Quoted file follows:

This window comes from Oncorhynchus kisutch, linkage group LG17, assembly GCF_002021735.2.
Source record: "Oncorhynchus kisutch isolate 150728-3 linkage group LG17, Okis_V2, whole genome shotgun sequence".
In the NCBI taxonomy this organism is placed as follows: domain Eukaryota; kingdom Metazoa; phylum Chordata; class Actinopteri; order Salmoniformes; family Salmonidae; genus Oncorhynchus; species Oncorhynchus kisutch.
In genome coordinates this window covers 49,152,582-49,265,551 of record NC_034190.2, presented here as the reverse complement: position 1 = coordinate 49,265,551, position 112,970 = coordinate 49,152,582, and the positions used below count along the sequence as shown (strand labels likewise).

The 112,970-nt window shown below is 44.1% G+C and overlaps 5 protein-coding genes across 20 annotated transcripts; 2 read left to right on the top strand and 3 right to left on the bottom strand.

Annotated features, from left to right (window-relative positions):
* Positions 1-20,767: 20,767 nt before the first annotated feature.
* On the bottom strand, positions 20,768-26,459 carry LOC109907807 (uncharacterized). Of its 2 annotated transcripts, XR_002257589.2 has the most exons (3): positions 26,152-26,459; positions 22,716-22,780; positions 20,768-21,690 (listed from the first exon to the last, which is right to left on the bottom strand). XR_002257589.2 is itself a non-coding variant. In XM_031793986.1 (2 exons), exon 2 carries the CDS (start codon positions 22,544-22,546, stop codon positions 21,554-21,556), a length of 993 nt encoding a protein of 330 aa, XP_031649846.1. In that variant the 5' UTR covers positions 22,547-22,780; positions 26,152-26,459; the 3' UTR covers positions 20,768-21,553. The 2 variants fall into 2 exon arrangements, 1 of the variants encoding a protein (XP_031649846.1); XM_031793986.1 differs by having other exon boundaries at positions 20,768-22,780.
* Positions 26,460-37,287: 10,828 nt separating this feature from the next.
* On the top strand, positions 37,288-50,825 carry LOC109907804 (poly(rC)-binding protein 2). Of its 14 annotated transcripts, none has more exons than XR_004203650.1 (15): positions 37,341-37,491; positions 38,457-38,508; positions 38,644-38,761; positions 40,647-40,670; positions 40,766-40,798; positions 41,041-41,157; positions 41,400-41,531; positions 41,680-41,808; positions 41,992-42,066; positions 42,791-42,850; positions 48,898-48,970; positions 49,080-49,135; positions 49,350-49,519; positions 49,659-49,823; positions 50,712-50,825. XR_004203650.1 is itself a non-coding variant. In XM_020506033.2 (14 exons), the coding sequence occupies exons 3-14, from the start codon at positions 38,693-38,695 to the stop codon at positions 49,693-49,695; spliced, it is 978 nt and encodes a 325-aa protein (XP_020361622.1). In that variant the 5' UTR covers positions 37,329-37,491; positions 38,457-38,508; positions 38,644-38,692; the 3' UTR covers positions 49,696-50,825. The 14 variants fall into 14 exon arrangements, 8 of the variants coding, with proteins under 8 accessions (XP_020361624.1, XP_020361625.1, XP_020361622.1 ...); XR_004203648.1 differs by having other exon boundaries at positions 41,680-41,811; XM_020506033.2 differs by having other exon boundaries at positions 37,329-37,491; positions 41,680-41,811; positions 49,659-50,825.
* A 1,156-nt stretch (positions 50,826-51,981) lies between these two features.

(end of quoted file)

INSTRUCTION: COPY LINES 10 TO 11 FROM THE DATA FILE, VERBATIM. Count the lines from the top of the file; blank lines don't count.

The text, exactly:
* On the top strand, positions 37,288-50,825 carry LOC109907804 (poly(rC)-binding protein 2). Of its 14 annotated transcripts, none has more exons than XR_004203650.1 (15): positions 37,341-37,491; positions 38,457-38,508; positions 38,644-38,761; positions 40,647-40,670; positions 40,766-40,798; positions 41,041-41,157; positions 41,400-41,531; positions 41,680-41,808; positions 41,992-42,066; positions 42,791-42,850; positions 48,898-48,970; positions 49,080-49,135; positions 49,350-49,519; positions 49,659-49,823; positions 50,712-50,825. XR_004203650.1 is itself a non-coding variant. In XM_020506033.2 (14 exons), the coding sequence occupies exons 3-14, from the start codon at positions 38,693-38,695 to the stop codon at positions 49,693-49,695; spliced, it is 978 nt and encodes a 325-aa protein (XP_020361622.1). In that variant the 5' UTR covers positions 37,329-37,491; positions 38,457-38,508; positions 38,644-38,692; the 3' UTR covers positions 49,696-50,825. The 14 variants fall into 14 exon arrangements, 8 of the variants coding, with proteins under 8 accessions (XP_020361624.1, XP_020361625.1, XP_020361622.1 ...); XR_004203648.1 differs by having other exon boundaries at positions 41,680-41,811; XM_020506033.2 differs by having other exon boundaries at positions 37,329-37,491; positions 41,680-41,811; positions 49,659-50,825.
* A 1,156-nt stretch (positions 50,826-51,981) lies between these two features.